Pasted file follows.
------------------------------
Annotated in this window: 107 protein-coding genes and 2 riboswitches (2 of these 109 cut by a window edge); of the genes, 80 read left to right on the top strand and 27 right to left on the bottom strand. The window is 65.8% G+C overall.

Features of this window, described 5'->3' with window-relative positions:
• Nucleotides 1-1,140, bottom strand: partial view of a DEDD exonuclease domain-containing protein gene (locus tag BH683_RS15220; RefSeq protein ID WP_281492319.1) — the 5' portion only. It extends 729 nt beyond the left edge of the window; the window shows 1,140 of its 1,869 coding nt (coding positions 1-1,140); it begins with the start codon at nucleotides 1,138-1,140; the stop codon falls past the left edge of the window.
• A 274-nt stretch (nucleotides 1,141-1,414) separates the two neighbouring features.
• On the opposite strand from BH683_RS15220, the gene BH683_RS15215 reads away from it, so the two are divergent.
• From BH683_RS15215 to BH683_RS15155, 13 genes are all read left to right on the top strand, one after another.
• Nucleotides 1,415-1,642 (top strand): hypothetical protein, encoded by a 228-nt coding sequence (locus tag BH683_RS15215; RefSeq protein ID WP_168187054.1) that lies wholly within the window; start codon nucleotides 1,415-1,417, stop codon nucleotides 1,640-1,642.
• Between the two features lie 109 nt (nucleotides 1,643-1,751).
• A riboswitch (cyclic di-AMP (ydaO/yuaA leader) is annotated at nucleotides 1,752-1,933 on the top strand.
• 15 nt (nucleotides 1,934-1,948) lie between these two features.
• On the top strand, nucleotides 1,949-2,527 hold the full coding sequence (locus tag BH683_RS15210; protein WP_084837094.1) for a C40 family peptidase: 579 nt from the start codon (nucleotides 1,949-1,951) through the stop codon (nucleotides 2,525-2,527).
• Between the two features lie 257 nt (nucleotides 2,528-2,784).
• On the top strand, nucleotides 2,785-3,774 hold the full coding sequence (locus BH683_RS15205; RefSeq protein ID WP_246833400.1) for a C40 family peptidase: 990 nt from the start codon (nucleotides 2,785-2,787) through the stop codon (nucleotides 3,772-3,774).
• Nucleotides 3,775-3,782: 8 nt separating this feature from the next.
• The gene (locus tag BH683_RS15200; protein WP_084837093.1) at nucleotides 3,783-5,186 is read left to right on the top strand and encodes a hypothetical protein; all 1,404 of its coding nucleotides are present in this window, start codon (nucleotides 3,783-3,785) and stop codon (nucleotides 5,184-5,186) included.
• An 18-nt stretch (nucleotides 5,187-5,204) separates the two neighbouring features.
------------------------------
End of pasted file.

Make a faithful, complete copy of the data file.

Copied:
Annotated in this window: 107 protein-coding genes and 2 riboswitches (2 of these 109 cut by a window edge); of the genes, 80 read left to right on the top strand and 27 right to left on the bottom strand. The window is 65.8% G+C overall.

Features of this window, described 5'->3' with window-relative positions:
• Nucleotides 1-1,140, bottom strand: partial view of a DEDD exonuclease domain-containing protein gene (locus tag BH683_RS15220; RefSeq protein ID WP_281492319.1) — the 5' portion only. It extends 729 nt beyond the left edge of the window; the window shows 1,140 of its 1,869 coding nt (coding positions 1-1,140); it begins with the start codon at nucleotides 1,138-1,140; the stop codon falls past the left edge of the window.
• A 274-nt stretch (nucleotides 1,141-1,414) separates the two neighbouring features.
• On the opposite strand from BH683_RS15220, the gene BH683_RS15215 reads away from it, so the two are divergent.
• From BH683_RS15215 to BH683_RS15155, 13 genes are all read left to right on the top strand, one after another.
• Nucleotides 1,415-1,642 (top strand): hypothetical protein, encoded by a 228-nt coding sequence (locus tag BH683_RS15215; RefSeq protein ID WP_168187054.1) that lies wholly within the window; start codon nucleotides 1,415-1,417, stop codon nucleotides 1,640-1,642.
• Between the two features lie 109 nt (nucleotides 1,643-1,751).
• A riboswitch (cyclic di-AMP (ydaO/yuaA leader) is annotated at nucleotides 1,752-1,933 on the top strand.
• 15 nt (nucleotides 1,934-1,948) lie between these two features.
• On the top strand, nucleotides 1,949-2,527 hold the full coding sequence (locus tag BH683_RS15210; protein WP_084837094.1) for a C40 family peptidase: 579 nt from the start codon (nucleotides 1,949-1,951) through the stop codon (nucleotides 2,525-2,527).
• Between the two features lie 257 nt (nucleotides 2,528-2,784).
• On the top strand, nucleotides 2,785-3,774 hold the full coding sequence (locus BH683_RS15205; RefSeq protein ID WP_246833400.1) for a C40 family peptidase: 990 nt from the start codon (nucleotides 2,785-2,787) through the stop codon (nucleotides 3,772-3,774).
• Nucleotides 3,775-3,782: 8 nt separating this feature from the next.
• The gene (locus tag BH683_RS15200; protein WP_084837093.1) at nucleotides 3,783-5,186 is read left to right on the top strand and encodes a hypothetical protein; all 1,404 of its coding nucleotides are present in this window, start codon (nucleotides 3,783-3,785) and stop codon (nucleotides 5,184-5,186) included.
• An 18-nt stretch (nucleotides 5,187-5,204) separates the two neighbouring features.